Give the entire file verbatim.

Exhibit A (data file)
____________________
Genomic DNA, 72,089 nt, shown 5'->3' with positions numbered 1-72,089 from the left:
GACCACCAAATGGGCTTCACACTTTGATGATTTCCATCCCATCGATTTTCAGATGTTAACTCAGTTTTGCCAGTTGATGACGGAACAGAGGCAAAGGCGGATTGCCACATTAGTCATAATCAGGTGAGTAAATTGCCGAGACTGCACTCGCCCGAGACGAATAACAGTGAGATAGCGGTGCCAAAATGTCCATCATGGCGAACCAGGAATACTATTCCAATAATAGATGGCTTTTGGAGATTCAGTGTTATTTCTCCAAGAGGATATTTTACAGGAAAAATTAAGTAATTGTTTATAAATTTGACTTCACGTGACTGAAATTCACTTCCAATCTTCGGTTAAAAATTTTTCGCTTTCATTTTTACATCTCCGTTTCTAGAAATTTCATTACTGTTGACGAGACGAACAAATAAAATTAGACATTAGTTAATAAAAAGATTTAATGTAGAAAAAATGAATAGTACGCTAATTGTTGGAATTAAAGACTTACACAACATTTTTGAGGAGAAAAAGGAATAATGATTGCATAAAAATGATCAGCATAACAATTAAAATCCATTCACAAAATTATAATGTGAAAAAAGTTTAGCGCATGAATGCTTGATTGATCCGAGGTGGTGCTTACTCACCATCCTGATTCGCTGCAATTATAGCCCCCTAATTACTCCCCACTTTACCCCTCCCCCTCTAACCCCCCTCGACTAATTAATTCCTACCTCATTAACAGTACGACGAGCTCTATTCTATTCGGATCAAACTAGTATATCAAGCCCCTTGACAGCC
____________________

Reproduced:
Genomic DNA, 72,089 nt, shown 5'->3' with positions numbered 1-72,089 from the left:
GACCACCAAATGGGCTTCACACTTTGATGATTTCCATCCCATCGATTTTCAGATGTTAACTCAGTTTTGCCAGTTGATGACGGAACAGAGGCAAAGGCGGATTGCCACATTAGTCATAATCAGGTGAGTAAATTGCCGAGACTGCACTCGCCCGAGACGAATAACAGTGAGATAGCGGTGCCAAAATGTCCATCATGGCGAACCAGGAATACTATTCCAATAATAGATGGCTTTTGGAGATTCAGTGTTATTTCTCCAAGAGGATATTTTACAGGAAAAATTAAGTAATTGTTTATAAATTTGACTTCACGTGACTGAAATTCACTTCCAATCTTCGGTTAAAAATTTTTCGCTTTCATTTTTACATCTCCGTTTCTAGAAATTTCATTACTGTTGACGAGACGAACAAATAAAATTAGACATTAGTTAATAAAAAGATTTAATGTAGAAAAAATGAATAGTACGCTAATTGTTGGAATTAAAGACTTACACAACATTTTTGAGGAGAAAAAGGAATAATGATTGCATAAAAATGATCAGCATAACAATTAAAATCCATTCACAAAATTATAATGTGAAAAAAGTTTAGCGCATGAATGCTTGATTGATCCGAGGTGGTGCTTACTCACCATCCTGATTCGCTGCAATTATAGCCCCCTAATTACTCCCCACTTTACCCCTCCCCCTCTAACCCCCCTCGACTAATTAATTCCTACCTCATTAACAGTACGACGAGCTCTATTCTATTCGGATCAAACTAGTATATCAAGCCCCTTGACAGCC